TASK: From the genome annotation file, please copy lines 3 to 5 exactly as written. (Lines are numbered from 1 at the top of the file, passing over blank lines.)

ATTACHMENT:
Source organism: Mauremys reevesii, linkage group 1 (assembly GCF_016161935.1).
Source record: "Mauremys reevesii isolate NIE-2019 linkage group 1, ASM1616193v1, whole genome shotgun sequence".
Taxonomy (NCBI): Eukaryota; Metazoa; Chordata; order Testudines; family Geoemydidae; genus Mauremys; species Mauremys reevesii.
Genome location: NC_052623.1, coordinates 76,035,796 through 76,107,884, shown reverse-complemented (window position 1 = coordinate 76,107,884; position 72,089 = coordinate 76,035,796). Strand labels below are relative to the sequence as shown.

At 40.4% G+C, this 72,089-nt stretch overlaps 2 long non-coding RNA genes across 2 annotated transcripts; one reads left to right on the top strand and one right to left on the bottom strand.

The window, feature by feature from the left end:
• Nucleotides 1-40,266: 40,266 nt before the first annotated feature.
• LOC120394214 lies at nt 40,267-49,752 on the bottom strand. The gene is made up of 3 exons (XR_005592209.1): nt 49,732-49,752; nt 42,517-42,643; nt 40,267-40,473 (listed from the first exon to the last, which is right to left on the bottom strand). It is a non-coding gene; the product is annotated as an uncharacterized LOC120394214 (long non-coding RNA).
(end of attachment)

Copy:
Taxonomy (NCBI): Eukaryota; Metazoa; Chordata; order Testudines; family Geoemydidae; genus Mauremys; species Mauremys reevesii.
Genome location: NC_052623.1, coordinates 76,035,796 through 76,107,884, shown reverse-complemented (window position 1 = coordinate 76,107,884; position 72,089 = coordinate 76,035,796). Strand labels below are relative to the sequence as shown.

At 40.4% G+C, this 72,089-nt stretch overlaps 2 long non-coding RNA genes across 2 annotated transcripts; one reads left to right on the top strand and one right to left on the bottom strand.